Just Recently we were sent info of a seminar that took place this past December on the topic of Jones, Chesterton and Auden on Incarnation. Find a summary below. The image, clearly inspired by Jones's own art, is an original inscription by Dr. Gaelan Gilbert of St. Katherine University.
"A David Jones seminar was held as a one-day event on December 9 at the Eighth Day Institute (EDI) in Wichita KS. A group of about 8 academics/artists prepared for the seminar by reading selections of Jones work and studying several of his paintings and painted inscriptions. The group enjoyed approx. 4-5 hours of presentation and discussion focusing on several themes in Jones' work: 1) the idea of the availability (or non-availability) of certain words for poetic deployment, and the accompanying question of what the role and work of a poet is in the modern world, whether a "plank in the bridge between past and present" as Jones said, and/or something else; 2) the question of the relationship between art/poesis & sacrament as explored in Jones' essay of that name and the "Christmas Message from 1960"; 3) the role of poetry/art in responding to and finding something redeemable in the suffering of trauma or war (contra Adorno's statement that "poetry is not possible after Auschwitz"), specifically in In Parenthesis; and 4) theological themes related to the Incarnation of the Logos as it is explored in Anathemata and The Sleeping Lord.
The seminar's hosting institution, the Eighth Day Institute, is dedicated to "the renewal of culture through faith and learning." At a later event, on December 28, the EDI Christmas Feast, a talk entitled 'The Word Made Strange' was delivered on themes of incarnation and defamiliarization in the poetry of Jones, Chesterton, and Auden. The header image for this piece is a work of word art I made that was inspired by Jones, also on the theme of Christmas/the Incarnation. It incorporates excerpts from Jones' poetry (specifically "The Sleeping Lord" and Anathemata), biblical scriptures, and liturgical texts. Work is continuing on a second, accompanying Jones-esque word art piece on a Paschal theme. For more info about this seminar or the delivered talk, please write to Dr Gaelan Gilbert, Visiting Professor of Arts & Humanities at the University of Saint Katherine, at firstname.lastname@example.org.
You can also find more information about this talk here: www.eighthdayinstitute.org/the-word-made-strange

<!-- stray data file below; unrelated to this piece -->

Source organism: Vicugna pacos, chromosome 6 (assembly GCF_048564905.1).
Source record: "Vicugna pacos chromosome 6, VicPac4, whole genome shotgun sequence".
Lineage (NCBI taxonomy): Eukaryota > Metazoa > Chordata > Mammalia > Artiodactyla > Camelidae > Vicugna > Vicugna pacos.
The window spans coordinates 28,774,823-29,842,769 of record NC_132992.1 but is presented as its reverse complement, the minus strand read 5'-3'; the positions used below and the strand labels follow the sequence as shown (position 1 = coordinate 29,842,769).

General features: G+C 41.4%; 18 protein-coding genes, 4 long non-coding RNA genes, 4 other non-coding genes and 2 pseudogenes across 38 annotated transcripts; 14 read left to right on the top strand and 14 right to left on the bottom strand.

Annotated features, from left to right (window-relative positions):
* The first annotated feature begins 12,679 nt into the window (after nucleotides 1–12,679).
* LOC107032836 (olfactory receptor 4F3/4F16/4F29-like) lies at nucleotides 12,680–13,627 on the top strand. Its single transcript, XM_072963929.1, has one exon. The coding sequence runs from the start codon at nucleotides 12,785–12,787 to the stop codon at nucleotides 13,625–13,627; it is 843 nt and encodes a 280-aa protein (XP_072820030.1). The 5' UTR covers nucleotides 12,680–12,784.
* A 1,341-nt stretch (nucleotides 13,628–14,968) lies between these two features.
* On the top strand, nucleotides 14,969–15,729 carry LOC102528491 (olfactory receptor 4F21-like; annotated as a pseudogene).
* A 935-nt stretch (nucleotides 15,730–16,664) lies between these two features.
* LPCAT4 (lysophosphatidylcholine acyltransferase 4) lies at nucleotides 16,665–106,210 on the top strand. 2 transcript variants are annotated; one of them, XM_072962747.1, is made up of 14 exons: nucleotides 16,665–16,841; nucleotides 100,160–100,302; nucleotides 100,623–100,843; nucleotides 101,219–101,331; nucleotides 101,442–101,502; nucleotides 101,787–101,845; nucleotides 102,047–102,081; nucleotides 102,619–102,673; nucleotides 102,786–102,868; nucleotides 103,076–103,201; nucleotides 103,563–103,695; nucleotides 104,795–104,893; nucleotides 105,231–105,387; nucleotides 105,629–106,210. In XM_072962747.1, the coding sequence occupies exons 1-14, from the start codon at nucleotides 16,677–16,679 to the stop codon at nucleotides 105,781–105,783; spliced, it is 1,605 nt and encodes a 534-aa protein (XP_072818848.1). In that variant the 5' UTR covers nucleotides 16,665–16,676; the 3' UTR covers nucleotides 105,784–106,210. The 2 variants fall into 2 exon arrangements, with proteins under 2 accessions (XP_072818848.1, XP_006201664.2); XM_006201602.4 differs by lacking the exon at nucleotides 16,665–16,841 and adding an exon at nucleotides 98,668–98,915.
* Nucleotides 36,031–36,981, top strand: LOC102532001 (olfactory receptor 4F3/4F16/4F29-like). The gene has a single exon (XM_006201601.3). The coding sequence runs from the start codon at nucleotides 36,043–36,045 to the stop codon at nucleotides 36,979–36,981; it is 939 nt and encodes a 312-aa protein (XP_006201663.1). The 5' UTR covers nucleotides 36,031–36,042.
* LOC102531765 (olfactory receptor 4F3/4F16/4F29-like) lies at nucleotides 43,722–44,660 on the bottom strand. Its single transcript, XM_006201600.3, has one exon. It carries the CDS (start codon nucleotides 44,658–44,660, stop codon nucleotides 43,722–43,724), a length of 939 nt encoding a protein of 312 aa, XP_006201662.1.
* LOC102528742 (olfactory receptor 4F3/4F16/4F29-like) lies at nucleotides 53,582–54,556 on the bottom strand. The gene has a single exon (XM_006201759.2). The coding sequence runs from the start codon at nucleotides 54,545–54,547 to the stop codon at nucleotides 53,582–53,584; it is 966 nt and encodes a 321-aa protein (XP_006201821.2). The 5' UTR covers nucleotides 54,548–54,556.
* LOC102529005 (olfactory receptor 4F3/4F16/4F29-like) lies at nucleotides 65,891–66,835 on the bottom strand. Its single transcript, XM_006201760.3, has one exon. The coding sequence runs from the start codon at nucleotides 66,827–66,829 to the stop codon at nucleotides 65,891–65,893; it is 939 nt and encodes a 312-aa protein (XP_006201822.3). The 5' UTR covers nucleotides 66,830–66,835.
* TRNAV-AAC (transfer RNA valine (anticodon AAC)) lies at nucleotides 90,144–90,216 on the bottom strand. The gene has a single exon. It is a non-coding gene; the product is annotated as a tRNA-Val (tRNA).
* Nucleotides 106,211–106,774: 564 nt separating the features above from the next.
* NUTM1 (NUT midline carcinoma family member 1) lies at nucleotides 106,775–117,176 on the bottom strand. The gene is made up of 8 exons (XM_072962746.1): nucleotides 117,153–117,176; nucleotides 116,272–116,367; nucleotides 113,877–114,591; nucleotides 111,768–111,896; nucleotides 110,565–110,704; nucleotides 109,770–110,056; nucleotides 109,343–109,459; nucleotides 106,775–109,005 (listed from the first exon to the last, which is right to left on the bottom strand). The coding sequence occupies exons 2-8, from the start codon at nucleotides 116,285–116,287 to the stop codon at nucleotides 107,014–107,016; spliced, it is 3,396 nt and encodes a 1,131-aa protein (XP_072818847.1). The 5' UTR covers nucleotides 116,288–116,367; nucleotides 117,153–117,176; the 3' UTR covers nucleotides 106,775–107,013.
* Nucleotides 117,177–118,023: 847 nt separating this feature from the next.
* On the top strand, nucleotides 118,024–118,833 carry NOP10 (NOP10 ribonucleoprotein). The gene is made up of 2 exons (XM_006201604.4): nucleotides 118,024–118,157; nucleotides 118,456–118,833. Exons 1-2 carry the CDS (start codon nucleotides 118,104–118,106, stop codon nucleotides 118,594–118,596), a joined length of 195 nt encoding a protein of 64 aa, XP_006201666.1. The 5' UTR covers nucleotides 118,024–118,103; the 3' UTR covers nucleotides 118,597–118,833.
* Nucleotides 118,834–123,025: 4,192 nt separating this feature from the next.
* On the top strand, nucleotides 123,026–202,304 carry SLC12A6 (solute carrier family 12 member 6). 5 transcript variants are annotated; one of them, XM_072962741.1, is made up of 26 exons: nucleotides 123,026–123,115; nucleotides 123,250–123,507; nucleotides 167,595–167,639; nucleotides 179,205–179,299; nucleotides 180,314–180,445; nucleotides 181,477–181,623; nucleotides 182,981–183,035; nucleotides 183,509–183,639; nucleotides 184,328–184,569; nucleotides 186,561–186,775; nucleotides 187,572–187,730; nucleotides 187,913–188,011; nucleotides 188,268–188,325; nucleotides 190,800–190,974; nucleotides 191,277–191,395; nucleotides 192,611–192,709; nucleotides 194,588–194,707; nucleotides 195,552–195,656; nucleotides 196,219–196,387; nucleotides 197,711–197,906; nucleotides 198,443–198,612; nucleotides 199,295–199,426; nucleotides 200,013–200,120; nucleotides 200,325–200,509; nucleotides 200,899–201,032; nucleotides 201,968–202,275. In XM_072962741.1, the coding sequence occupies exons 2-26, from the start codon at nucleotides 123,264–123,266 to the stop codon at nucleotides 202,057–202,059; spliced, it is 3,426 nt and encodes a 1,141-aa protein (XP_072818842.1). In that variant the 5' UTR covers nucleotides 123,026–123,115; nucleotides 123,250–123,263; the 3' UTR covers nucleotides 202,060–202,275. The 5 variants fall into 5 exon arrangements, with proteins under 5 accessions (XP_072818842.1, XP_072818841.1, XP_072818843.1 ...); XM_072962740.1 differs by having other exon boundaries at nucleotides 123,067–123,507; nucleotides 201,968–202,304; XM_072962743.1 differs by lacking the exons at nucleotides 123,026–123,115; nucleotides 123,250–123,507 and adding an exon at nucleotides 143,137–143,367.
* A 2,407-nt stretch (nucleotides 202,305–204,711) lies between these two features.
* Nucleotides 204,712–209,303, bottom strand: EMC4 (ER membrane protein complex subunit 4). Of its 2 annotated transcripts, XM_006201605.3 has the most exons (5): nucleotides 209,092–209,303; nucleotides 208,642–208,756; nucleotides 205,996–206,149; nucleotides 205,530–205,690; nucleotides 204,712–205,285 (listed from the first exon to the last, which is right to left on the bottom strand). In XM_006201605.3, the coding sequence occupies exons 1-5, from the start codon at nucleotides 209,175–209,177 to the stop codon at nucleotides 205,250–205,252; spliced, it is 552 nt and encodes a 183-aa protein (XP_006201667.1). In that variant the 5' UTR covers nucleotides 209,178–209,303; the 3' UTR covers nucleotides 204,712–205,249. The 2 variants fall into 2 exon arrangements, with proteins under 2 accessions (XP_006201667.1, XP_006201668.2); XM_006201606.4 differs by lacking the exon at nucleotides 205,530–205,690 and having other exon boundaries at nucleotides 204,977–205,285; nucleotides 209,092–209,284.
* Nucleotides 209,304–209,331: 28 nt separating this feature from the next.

Have a look at the latest issue of The Journal of Modern Literature, highly respected in the field of Modernist Studies: Rachel Pomery (Cambridge), "Ritual, Place, and Pilgrimage: A Topological Approach to David Jones's The Anathémata"
David Jones paintings and engravings on auction at Christie's (Allen and Beryl Freer Colleciton), closing 23 January:
David Jones, Doors of Glass (1931)
Pleased to announce a new article on David Jones by Neal Alexander (Aberystwyth) in the latest issue of Modernism/Modernity: "History, Geography, Poetry: David Jones's Late Modernism" Modernism/Modernity 26, no. 4 (November 2019). More information available here on Project MUSE:
Exhibition 'William Blake' at the Tate Britain will be on until 2 February, 2020.
For more details see:
Pleased to announce the publication of the much-anticipated French translation of Jones's In Parenthesis, titled: Entre parenthèses, trans. Christine Pagnoulle (EPURE, 2019). More information available here (in French): www.lcdpu.fr/livre/?GCOI=27000100627130&fbclid=IwAR1f497RVnzi6gl7S4tLKHB01_-ySd4tI62O400d0SAfjawxPZLqBRc6hiE
David Jones's The Grail Mass and Other Works (ed. Thomas Goldpaugh and Jamie Callison, Bloomsbury, 2018) is a new edition of several interrelated poetic manuscripts written and re-written by David Jones between the 1930s and 1960s and from which The Anathemata: Fragments of an Attempted Writing (1952) and The Sleeping Lord and Other Fragments (1974) were extracted. Below are the reviews to date:
Adam Schwartz, "These Global Days," The Kirk Center (6 October 2019), kirkcenter.org/reviews/these-global-days/
Rosie Lavan, The Review of English Studies (17 September 2019) https://doi.org/10.1093/res/hgz101
Paul Fiddes, Literature and Theology (29 June 2019) https://doi.org/10.1093/litthe/frz011
Liam Guilar, GoodReads (26 June 2019), www.goodreads.com/review/show/2867139585